John M Schneider, Ph.D., Professor Emeritus, Michigan State University Schools of Medicine, created this existential theory.
Dr. Schneider believed grieving people could hope for more than acceptance of their losses.
This inspired him to develop an approach that explores the varied dimensions of grief and taps the potential of transformation.
The theory of Transformative Grief sees all types of loss, death-related and non-death-related, through the lens of discovery and invites a grieving person to enter the process by asking: what is lost? what is left? what is possible?
Sally A. Smolen, MSN, Ph.D. is a dedicated mental health professional who brings an extensive background in the healing profession that includes nursing, psychology, music and spirituality. Sally enjoys collaborating with individuals, families, groups, health care providers, and pastoral ministers of varied faith affiliations. She is committed to providing care to those with limited resources and works with a sliding fee scale when necessary. Her special interests, education and experience focus on loss and grief issues occurring across the life span with positive and negative moments.
Sally incorporates active and receptive methods of the expressive arts and spiritual forms in the process of healing, including music, art, poetry, literature, cinema, prayer, imagery, dreams and others. She is skilled in therapy with adults, couples, families and small groups; in seminar planning and facilitation; in guiding a variety of support groups; and in consultation.
My professional life has been dedicated to the health care of others, initially in varied roles in the field of nursing for 30 years and more recently for 15 years in the field of clinical psychology.
My graduate studies in clinical psychology began with the Center for Humanistic Studies in Detroit, MI where I earned a Specialist Degree in Humanistic and Clinical Psychology and Education. I continued studies with Union Institute & University in Cincinnati, OH where I earned a doctoral degree in Clinical Psychology with special emphasis on loss and grief with sub-fields of music and education.
My internships for these studies were at clinical sites in Detroit and Lansing working with adult clients — some were parents with custody issues; some were women in residential substance abuse recovery programs; some were participants in a pilot program designed for persons with a dual diagnosis of mental illness and substance abuse who were on parole or probation. I helped design and co-facilitate a series of support groups for women with breast cancer and support groups based at a funeral home for men and women grieving death-related losses. During this time, I worked with INTEGRA and achieved the highest certification of Transformative Grief Specialist.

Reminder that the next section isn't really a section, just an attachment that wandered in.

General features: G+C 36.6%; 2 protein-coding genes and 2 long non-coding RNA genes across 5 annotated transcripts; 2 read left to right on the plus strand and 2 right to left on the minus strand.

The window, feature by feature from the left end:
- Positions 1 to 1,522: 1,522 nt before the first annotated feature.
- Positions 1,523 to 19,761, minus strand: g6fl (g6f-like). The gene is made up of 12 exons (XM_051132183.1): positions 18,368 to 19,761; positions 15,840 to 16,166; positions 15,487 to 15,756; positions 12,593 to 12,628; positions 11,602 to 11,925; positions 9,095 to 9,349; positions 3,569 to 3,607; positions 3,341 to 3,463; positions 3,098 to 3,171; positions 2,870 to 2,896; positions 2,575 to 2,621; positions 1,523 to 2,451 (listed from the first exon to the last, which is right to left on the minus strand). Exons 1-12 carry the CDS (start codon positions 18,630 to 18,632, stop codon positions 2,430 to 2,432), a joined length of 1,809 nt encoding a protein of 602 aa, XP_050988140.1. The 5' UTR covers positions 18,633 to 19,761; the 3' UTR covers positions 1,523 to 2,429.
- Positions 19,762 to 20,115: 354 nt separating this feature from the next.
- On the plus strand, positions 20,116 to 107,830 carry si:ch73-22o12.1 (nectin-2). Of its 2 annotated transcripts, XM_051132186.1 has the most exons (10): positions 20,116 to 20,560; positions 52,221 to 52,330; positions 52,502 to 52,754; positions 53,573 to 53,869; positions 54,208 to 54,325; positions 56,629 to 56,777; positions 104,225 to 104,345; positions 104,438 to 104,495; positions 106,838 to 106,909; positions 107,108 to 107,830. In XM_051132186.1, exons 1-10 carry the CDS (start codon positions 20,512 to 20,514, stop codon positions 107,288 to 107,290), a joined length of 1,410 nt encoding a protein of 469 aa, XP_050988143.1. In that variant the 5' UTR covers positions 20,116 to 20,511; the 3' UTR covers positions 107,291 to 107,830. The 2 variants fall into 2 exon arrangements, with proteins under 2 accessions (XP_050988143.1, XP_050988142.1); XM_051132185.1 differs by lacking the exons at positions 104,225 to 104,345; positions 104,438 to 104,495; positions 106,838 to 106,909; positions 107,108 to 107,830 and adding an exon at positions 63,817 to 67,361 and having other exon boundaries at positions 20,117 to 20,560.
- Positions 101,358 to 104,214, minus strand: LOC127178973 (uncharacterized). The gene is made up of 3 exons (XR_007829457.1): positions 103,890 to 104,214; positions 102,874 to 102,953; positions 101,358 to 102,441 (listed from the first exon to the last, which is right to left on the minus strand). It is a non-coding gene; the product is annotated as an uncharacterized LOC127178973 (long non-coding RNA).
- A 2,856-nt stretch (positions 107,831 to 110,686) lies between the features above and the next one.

During doctoral studies and after graduation, I worked with Psychological & Behavioral Consultants in Lansing, MI with clients addressing issues of loss and grief as well as anxiety and depression. After this, I began my private practice in metro-Detroit.
My education and experiences in professional nursing have greatly enhanced my abilities in clinical psychology. My nursing studies began with an undergraduate degree in nursing
(BSN) and then a graduate degree in nursing (MSN). I have practiced nursing in several positions in several states — acute/intensive care and surgical/psychiatric care in Joplin, MO; cardiac medical/surgical care and cardiac rehabilitation in Des Moines, IA; community health with patients who were homeless in Washington, DC; community assessment and program planning in Denver, CO and in Detroit, MI; community health with women who were pregnant and addicted to crack/cocaine in Detroit, MI. Three of these positions involved opportunities to design and implement health care programs: in-patient and out-patient cardiac rehabilitation in Des Moines, IA; assessment of unmet health and housing needs in Denver, CO; community health outreach in three of the ten poorest zip codes in Detroit, MI.
I will always have a special place in my heart for students of the healing arts. l have taught in many programs for parish nursing at the University of Detroit Mercy in Detroit, MI and for a graduate bereavement program at Madonna University in Livonia, MI. I have served as a nursing consultant to nursing staffs at extended care facilities in Omaha, NE and in Farmington Hills, MI.
Another love is music which goes back to extended family gatherings where music and dancing were always included. Just the words “Polish weddings” evoke warm and wonderful memories of times that lasted long after the bride and groom had left for their honeymoon. Piano and voice lessons begun in childhood evolved into recitals, church choirs, school choruses and glee clubs.
For more than thirty years, I have collaborated with others in planning church music and creating rituals for families and other groups. I have served in the planning roles of liturgist and as cantor in leading group participation and congregational singing.
My interest in music led me to study music during a sabbatical and incorporating it into doctoral studies. These experiences taught me the great potential music holds for healing and I have experienced it myself and with others in moments of loss and grief.